Stop Relying on Your Phone and Go Buy Yourself a Nice Camera

I wish I had bought a better camera sooner.
I regret using an iphone to capture the best moments of my life.

The past decade — my first date with my wife to our marriage, college, jobs, and everything in between — has been captured on my cellphone camera. Like beer and pop music, it was easy to make do with what’s cheap and available, only to look back on a life of Dave Matthews and Bud Light and wonder why I’d gotten by on “good enough.” I regret that.

On a recent trip to my childhood home, I discovered roughly a dozen shoeboxes buried beneath a pile of winter coats in the closet of my old bedroom. I brought them into the living room where I cut the shoeboxes open one by one with a pair of craft scissors. Each was stuffed with nearly identical materials: two dozen or so sleeves of developed 35mm film featuring younger versions of my family and friends I haven’t spoken with in nearly a decade, beginning around my 13th birthday and ending with a shot from the night before I moved to the City for college.


Picking through the photos spread across the floor, I had an unexpected epiphany: maybe all late 20-somethings, finally aware that they will actually die one day, become uncontrollably sappy — but I now appreciate the hundreds of photos of my friends more than the countless close-ups of chainlink fences at the golden hour. Because I am aging, and because I have the memory of the original Tamagotchi, I am profoundly grateful to have these clear, high-resolution photos of the people I loved and love.

Most members of my generation don’t have a collection of photos like this sitting in the mustiest corners of their family home. In high school in late 1990s and early 2000s, the cameraphone was an odd, expensive novelty that captured the world with the resolution of a postage stamp. Instead, the disposable camera was king. Like most kings, its dominance had nothing to do with its quality. The disposable camera, made of plastic and cardboard, sucked. Its photos were hideous: the sharp contrast, the weak colors, and the way subjects tend to be blown out or lost in shadow. In close-ups, my school friends’ eyes are always half closed, and you can see the blood beneath their skin. The last thing a teenager needs is a low-resolution camera that works like a highlight marker for acne scars.


By comparison, the photos from my 35mm camera — the ones that aren’t over or underexposed, of which there are admittedly dozens if not hundreds — are like hand-sized windows into my past. I can see details I’d forgotten in adulthood: the greasy bangs, the Sharpied backpacks, the “I can’t believe we ever looked like that” soft skin, and how even the most beautiful amongst us looked then like a child dressed as a 40-year-old.

As I said, the shoeboxes have a conclusion: college. During my college years in the City, the camera in my cell phone became my memory-maker of choice: first the Sidekick then the various iterations of the iPhone. I never printed the photos, and because I have issues with digital privacy, I rarely uploaded them to social networks. I shot indiscriminately, sometimes blindly, usually in bursts of a dozen or so, assuming I’d find the best when I uploaded the batch to my laptop, which I wouldn’t do for months. When I did get around to unloading my phone, the bundle of pictures would be zipped into a folder and lost amongst a dozen identical zip files on my perpetually almost-full hard drive.


After my trip home, I returned to the apartment I share with my wife and looked through our photos on the computer. It was a process. Out of fear, we’ve copied all of our digital photos onto multiple hard drives. Unlike the shoeboxes, sifting through them is unbearable. There are thousands and thousands of muddy photos. I remember how phone photos looked acceptable — close enough to film that I couldn’t really tell the difference. But now it’s obvious these pictures have their own fussy disposable camera-like qualities. They’re almost universally flat, grainy, and small. And because the phones’ cameras couldn’t handle even the slightest hint of darkness, they’re scorched by the world’s cheapest flash.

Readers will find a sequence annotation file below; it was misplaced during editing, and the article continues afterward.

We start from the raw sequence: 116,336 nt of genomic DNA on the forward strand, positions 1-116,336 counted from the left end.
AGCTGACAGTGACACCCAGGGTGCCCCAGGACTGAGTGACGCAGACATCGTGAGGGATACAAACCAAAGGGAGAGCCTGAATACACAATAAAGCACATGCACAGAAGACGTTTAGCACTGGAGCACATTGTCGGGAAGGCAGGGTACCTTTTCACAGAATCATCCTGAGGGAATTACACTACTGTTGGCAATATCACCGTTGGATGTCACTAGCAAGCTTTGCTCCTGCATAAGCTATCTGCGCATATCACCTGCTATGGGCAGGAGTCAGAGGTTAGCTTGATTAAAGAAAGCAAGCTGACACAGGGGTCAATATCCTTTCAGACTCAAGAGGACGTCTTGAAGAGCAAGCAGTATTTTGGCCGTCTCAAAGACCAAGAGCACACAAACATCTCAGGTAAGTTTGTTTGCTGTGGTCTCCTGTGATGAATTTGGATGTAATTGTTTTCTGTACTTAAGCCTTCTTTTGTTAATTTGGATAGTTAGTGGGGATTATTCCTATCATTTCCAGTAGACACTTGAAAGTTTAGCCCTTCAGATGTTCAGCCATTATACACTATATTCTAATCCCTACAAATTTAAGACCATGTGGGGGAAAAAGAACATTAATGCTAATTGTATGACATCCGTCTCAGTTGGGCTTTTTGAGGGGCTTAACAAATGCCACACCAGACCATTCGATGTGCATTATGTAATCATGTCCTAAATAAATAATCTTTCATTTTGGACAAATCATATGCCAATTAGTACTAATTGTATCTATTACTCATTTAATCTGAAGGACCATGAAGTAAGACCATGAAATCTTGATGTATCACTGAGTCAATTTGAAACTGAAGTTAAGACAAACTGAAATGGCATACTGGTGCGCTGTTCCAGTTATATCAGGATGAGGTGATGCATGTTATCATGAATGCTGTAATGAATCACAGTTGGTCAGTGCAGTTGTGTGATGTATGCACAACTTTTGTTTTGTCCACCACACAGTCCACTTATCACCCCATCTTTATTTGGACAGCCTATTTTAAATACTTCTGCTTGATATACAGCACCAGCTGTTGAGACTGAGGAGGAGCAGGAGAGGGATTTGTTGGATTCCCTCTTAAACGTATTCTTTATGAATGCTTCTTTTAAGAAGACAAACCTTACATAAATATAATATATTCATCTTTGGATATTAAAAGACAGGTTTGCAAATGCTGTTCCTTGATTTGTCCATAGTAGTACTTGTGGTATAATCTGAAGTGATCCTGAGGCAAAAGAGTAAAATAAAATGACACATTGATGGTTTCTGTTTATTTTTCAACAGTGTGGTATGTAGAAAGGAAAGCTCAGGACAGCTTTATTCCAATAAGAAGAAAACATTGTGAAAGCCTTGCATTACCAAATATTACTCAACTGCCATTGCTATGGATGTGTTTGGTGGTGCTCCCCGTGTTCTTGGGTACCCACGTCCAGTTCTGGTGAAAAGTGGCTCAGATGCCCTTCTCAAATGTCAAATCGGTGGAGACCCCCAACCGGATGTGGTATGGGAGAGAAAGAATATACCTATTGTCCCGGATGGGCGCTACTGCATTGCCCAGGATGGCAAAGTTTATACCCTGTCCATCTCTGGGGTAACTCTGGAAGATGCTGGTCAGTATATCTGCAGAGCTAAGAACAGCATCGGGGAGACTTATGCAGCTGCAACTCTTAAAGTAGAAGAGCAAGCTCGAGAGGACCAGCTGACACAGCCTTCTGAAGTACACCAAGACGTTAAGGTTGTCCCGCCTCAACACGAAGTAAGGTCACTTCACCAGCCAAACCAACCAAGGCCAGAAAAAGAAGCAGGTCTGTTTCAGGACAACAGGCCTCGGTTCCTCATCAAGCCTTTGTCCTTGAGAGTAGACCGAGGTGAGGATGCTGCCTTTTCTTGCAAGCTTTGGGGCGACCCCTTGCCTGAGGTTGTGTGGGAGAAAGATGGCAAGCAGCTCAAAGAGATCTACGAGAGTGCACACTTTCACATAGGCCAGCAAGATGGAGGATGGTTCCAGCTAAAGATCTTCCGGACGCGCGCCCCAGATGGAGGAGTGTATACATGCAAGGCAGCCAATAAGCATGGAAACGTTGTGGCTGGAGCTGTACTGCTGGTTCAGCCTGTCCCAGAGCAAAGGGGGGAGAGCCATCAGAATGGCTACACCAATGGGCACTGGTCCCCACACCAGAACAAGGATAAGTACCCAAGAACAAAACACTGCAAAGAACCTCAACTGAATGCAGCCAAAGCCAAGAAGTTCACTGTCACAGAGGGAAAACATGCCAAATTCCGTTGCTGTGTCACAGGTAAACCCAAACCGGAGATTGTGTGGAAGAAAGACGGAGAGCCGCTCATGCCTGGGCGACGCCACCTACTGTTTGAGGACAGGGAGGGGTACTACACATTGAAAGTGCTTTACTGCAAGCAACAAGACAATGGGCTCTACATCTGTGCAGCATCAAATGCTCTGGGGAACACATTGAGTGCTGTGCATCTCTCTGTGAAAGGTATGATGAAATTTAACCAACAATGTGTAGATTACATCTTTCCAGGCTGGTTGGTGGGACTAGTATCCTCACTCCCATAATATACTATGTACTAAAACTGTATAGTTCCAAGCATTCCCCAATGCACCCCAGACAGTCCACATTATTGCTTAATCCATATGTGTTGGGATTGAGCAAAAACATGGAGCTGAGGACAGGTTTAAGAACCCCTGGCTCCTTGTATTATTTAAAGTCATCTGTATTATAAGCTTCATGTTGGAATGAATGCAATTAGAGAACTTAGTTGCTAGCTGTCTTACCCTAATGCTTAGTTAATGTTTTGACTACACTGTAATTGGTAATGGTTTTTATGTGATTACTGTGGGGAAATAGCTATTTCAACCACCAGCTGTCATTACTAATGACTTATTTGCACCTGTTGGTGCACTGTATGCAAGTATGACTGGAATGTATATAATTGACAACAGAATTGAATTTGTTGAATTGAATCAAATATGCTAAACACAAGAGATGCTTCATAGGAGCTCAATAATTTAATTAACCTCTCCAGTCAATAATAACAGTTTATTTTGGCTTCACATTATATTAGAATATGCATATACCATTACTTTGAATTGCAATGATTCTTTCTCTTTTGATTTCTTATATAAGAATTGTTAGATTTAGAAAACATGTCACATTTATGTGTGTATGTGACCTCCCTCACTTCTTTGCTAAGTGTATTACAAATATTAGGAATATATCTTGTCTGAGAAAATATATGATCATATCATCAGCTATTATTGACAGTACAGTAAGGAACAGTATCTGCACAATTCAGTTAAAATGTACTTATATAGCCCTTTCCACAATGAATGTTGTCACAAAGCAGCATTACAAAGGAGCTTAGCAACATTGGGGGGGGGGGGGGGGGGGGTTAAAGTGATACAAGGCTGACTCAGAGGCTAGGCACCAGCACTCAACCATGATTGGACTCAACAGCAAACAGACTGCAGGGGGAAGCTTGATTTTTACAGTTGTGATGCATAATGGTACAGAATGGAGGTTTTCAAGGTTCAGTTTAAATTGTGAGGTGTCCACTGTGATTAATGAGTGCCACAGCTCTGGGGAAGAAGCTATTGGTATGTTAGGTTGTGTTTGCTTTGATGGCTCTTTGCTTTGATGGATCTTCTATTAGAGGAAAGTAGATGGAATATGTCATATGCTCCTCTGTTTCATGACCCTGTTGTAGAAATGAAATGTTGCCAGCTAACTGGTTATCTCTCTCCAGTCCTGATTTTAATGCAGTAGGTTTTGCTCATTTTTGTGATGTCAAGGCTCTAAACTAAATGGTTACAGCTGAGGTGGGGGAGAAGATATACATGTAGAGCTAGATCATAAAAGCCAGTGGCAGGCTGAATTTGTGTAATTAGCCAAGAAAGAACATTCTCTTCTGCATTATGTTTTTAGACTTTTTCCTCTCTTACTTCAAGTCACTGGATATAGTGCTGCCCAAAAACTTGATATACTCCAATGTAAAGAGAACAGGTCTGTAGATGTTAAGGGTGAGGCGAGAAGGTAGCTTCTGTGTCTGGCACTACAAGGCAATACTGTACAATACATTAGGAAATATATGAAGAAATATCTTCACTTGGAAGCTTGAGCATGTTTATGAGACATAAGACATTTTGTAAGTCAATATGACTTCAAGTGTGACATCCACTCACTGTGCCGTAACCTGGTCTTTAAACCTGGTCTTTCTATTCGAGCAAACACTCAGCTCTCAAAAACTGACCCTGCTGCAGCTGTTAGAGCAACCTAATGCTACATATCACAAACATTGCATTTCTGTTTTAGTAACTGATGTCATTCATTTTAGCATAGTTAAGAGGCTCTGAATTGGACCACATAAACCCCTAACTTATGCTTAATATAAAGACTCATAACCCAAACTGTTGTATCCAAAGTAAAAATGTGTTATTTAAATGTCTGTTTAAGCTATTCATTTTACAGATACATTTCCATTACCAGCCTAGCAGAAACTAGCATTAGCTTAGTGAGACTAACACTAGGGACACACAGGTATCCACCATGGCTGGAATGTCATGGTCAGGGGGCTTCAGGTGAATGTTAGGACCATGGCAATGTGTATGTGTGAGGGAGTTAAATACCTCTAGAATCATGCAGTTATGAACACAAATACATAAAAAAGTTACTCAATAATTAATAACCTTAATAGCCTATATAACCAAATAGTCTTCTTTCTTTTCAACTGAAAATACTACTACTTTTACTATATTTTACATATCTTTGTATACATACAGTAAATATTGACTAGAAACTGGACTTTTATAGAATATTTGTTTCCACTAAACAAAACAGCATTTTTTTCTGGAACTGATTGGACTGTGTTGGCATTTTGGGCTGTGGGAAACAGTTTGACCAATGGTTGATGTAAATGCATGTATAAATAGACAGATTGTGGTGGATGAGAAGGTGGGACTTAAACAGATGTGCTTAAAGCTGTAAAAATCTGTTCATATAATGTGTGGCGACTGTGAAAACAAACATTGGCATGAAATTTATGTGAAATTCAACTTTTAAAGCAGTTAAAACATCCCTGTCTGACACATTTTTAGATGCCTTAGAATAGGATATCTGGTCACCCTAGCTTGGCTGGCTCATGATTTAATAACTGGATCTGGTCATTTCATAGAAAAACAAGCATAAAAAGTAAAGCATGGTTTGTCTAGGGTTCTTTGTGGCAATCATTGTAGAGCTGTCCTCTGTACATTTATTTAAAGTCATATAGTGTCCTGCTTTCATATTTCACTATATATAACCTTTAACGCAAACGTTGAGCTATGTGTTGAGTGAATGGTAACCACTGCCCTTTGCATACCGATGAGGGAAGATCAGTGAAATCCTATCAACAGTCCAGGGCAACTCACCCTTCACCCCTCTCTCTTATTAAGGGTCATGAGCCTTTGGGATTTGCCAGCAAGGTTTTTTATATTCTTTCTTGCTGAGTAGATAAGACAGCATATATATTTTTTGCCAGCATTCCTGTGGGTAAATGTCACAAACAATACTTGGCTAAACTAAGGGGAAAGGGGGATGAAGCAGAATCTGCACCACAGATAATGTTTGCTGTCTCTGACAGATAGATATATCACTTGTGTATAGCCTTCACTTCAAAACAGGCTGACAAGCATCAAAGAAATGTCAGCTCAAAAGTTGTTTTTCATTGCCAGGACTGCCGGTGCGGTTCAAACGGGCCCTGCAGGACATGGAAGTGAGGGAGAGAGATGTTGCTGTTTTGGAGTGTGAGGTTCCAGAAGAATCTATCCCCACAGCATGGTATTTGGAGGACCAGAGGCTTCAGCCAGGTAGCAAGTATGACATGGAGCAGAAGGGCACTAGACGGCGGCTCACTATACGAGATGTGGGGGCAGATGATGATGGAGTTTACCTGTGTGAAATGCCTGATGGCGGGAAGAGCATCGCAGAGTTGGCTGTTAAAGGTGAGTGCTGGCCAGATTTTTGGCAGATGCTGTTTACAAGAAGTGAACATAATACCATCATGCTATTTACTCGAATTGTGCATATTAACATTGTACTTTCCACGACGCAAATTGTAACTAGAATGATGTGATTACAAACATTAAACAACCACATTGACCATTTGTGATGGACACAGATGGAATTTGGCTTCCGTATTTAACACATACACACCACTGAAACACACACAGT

I spoke with my wife about how I feared that if we stuck with iPhones for casual photography, then the best moments of the rest of our life would look like fuzzy adver-porn shot by Terry Richardson. I told her I wanted to spend a lot of money on a nice camera, and she respectfully asked me why I always compare everything I hate to Terry Richardson photos.

Just before Thanksgiving, I purchased my first digital camera. According to my countless Google searches of the words “Good camera,” “Best camera,” and “Best camera 2014,” the Fuji X100T is a good camera and arguably the best compact camera of last year. The camera has a permanent fixed lens, meaning I can’t replace its lens with another lens. This is okay because I never learned to use lenses in high school and also because photography is expensive, and if I get in the habit of buying lenses, I will blow through my salary like the candles on a birthday cake.


The Fuji could be mistaken from a distance for my old Minolta, except where I would have loaded film on the back there’s instead a display and buttons, allowing me to perform all sorts of digital trickery. When I take a photo now, the result looks comparable to what’s in my shoeboxes. (Though maybe I’m wrong again, and in a decade these photos, too, will have their own pockmarks — I doubt it, though.) If anything, the Fuji’s images are better. Shooting consistently passable photos is so much easier. I’m not locked into rolls of films, and I can preview an image before capturing it. After a couple days of practice, I was adjusting the aperture, shutter speed, and ISO and composing a decent shot with a confidence I’ve never really had.

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